A while back I wrote a post called Bungle In The Bundle, about how some familiar bundles hamper, rather than help, good organizing. Actually, it’s more than just the bundles themselves that interfere, it’s the line of thinking that is not working. I call this knot thinking. When you employ knot thinking, you think about knotting things up for safety, but you are not thinking of retrieval and usability.
An example of knot thinking would be stuffing everything into your closet to get it off your floor. As a result, you may feel like your room is under control. You may even feel organized, but that feeling can’t possibly last because you are knot thinking about the closet. Sure, the doors are closed and everything is “tied up” inside, but if you can’t easily retrieve what you want, when you want it, then you are not well organized.
Another example of knot thinking is wrapping up bundles of envelopes in rubber bands. I’ve seen thousands of these bundles in households. Nothing ever goes into them and nothing comes out, until the rubber band dries up and breaks. Accordion files are not much better. Yes, papers get stuffed in, but between the flap and the elastic they are less welcoming than a file drawer. Papers tend to stay trapped in them like a Trapper Keeper.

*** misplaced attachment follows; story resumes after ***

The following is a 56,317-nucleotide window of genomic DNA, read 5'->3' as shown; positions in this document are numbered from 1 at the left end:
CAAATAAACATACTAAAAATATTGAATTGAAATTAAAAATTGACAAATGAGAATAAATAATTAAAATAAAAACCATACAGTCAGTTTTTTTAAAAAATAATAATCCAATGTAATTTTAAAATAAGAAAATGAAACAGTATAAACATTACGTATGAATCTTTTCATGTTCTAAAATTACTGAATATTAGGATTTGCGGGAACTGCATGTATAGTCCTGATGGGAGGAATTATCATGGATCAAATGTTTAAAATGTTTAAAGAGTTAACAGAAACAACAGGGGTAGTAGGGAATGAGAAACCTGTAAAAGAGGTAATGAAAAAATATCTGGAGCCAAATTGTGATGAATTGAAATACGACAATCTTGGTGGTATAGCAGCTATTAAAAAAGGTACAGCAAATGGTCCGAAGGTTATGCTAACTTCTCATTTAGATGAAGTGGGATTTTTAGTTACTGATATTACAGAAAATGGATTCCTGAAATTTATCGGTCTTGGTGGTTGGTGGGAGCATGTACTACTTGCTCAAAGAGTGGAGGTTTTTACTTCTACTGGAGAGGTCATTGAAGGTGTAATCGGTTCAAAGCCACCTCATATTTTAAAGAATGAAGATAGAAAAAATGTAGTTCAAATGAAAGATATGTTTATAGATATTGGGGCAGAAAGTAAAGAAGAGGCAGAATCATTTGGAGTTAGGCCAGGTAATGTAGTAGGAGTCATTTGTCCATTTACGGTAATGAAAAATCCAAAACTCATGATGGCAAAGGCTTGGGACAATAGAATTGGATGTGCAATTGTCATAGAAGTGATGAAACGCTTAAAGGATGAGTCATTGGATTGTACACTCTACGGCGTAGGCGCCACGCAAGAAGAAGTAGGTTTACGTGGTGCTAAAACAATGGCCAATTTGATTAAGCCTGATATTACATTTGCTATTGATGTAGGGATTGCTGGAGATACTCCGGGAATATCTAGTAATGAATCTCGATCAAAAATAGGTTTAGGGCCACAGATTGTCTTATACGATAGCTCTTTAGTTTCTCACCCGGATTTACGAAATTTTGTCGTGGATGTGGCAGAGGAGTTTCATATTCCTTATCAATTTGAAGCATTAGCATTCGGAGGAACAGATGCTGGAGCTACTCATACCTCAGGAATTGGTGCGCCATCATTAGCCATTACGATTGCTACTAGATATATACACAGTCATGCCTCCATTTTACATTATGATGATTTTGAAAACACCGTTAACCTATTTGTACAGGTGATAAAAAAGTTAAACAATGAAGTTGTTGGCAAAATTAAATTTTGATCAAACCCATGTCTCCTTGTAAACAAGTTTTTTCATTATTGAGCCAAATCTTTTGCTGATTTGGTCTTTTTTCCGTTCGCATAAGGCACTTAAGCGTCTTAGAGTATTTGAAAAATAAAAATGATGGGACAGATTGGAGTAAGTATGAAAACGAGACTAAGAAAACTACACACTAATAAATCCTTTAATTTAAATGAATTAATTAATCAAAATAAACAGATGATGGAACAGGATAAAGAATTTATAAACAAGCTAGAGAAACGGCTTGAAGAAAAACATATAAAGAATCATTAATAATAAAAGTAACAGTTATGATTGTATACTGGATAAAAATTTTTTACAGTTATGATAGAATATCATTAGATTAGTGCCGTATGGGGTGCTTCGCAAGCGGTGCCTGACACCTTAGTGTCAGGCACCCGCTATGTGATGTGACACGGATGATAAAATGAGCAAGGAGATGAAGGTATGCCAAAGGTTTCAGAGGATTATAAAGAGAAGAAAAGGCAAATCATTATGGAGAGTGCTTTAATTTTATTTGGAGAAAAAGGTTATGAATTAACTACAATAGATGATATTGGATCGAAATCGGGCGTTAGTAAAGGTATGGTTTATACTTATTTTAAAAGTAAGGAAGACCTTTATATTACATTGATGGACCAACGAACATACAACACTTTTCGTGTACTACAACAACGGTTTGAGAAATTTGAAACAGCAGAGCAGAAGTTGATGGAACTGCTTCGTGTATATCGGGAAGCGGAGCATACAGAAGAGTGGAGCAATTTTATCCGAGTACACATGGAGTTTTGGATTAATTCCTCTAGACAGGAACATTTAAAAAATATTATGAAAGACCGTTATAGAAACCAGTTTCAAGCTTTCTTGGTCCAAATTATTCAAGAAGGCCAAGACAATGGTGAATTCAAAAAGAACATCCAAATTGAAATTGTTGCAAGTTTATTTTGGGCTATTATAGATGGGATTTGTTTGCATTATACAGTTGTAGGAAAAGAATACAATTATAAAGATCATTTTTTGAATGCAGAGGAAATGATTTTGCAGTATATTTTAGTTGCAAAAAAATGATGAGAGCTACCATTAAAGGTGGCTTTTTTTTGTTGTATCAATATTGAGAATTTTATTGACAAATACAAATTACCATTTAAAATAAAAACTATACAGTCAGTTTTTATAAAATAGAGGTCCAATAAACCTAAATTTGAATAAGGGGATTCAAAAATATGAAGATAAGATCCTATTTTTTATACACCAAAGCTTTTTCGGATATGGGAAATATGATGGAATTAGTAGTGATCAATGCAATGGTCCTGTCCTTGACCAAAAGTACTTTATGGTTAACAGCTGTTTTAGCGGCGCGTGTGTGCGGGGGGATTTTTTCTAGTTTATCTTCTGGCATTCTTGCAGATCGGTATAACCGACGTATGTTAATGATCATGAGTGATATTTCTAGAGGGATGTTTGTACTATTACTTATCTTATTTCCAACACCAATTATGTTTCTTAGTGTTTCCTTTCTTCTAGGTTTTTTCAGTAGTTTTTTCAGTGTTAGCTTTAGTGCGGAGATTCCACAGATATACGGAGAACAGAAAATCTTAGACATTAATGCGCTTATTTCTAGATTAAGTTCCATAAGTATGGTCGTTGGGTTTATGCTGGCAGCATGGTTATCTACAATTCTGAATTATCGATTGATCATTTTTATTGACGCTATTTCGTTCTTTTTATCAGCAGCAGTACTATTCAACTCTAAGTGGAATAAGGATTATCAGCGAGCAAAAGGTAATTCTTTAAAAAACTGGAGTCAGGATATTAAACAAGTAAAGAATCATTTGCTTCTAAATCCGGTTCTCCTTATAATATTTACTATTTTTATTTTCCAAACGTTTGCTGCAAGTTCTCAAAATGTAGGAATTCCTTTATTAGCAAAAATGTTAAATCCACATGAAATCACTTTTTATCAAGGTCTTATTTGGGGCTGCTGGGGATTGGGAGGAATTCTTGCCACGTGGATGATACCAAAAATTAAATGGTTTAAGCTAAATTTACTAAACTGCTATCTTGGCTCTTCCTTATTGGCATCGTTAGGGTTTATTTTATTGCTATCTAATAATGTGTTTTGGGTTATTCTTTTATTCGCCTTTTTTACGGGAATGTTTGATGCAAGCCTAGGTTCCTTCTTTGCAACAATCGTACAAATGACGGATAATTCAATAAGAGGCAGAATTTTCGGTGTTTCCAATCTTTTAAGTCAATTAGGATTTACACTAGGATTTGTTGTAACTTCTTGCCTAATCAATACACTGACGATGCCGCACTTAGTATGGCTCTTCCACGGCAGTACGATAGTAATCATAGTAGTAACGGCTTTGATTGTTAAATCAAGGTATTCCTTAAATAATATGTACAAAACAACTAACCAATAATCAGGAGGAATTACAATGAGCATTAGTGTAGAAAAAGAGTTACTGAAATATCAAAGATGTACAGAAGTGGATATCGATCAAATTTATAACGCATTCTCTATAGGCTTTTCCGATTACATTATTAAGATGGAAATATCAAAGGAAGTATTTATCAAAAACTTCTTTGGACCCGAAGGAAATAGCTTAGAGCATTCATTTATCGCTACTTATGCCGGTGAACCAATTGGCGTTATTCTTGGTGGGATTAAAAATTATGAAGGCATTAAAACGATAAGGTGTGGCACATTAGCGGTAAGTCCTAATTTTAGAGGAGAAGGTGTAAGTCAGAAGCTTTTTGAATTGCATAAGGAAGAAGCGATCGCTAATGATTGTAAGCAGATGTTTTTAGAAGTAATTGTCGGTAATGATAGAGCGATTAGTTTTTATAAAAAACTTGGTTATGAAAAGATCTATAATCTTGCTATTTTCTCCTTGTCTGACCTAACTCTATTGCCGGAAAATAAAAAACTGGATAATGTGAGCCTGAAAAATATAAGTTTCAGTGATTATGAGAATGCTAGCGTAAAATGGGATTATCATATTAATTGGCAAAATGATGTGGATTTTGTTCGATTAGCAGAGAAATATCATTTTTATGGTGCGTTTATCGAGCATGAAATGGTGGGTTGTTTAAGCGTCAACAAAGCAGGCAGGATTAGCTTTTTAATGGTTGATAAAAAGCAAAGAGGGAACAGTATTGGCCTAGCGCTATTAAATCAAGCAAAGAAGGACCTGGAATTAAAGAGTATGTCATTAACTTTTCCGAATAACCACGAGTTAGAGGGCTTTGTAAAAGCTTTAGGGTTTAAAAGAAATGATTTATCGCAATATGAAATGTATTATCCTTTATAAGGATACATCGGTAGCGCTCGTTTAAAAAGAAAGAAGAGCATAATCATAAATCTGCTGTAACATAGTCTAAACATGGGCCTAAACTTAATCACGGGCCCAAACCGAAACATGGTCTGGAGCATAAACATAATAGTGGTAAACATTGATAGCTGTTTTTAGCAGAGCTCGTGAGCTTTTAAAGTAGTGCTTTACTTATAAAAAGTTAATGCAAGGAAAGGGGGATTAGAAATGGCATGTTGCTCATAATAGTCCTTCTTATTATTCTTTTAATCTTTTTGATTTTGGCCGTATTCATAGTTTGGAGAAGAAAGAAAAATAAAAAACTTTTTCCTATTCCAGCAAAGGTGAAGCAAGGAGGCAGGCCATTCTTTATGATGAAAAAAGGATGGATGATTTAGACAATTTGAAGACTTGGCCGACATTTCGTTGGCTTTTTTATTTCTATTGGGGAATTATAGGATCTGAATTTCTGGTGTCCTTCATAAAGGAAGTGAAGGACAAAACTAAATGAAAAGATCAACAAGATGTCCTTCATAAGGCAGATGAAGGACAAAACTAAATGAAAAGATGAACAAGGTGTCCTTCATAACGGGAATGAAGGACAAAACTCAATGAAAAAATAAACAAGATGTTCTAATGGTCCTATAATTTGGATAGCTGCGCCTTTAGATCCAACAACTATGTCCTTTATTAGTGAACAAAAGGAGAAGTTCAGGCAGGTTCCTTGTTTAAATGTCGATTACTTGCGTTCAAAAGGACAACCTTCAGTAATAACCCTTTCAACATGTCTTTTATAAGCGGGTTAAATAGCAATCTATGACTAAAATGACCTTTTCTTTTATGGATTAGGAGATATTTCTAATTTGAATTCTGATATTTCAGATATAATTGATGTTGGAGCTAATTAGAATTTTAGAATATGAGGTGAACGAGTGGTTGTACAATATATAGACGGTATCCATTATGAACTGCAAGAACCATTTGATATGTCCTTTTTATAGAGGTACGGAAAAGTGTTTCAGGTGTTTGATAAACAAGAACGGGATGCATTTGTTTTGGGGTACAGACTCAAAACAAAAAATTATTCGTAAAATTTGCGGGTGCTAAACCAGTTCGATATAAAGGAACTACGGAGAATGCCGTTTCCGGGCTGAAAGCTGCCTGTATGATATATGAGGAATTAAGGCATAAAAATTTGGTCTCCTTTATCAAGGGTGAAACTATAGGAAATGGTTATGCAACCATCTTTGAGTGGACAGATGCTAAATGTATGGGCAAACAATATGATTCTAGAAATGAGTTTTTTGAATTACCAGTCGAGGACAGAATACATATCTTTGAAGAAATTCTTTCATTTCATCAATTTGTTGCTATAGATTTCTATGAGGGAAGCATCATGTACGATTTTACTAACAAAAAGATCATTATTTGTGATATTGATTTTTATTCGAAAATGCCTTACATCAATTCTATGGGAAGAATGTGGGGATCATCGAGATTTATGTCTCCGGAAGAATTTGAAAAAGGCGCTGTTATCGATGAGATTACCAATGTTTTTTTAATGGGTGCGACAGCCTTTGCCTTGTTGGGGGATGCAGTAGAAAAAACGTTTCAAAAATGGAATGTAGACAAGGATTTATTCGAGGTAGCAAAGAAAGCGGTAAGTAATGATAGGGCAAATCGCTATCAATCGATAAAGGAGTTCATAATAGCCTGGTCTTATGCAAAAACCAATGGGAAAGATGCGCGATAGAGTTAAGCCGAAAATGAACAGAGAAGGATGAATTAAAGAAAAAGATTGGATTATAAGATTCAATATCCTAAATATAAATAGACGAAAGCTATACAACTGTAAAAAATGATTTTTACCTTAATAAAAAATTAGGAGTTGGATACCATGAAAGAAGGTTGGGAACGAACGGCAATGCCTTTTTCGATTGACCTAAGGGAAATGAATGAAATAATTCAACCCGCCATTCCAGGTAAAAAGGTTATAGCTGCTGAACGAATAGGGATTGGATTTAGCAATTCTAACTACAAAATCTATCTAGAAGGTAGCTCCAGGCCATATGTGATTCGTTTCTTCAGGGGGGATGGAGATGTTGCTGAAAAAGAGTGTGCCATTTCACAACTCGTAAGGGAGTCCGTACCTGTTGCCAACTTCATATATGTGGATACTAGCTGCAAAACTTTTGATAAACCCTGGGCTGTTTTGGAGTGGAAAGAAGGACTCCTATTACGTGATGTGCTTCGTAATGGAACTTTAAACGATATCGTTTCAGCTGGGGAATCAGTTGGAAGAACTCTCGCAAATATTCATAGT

Finally, here’s an example that involves a well-labeled file, in a file cabinet, that I STILL consider knot thinking. When you put your to-do’s into a file drawer, you may succeed in clearing off your desk, but you are sabotaging nothing less than the whole point of getting organized. The point of getting organized is to take the less important stuff out of the way so that you can easily get to the most important stuff. When you tie up the most important action items in the file drawer, you are knot thinking. File cabinets are for files you need to be able to find reliably, not for files that need to stand up, wave at you, and say “pay me,” “review me,” “write me,” etc. By tying these action items up in a file cabinet, you strangle the life out of them.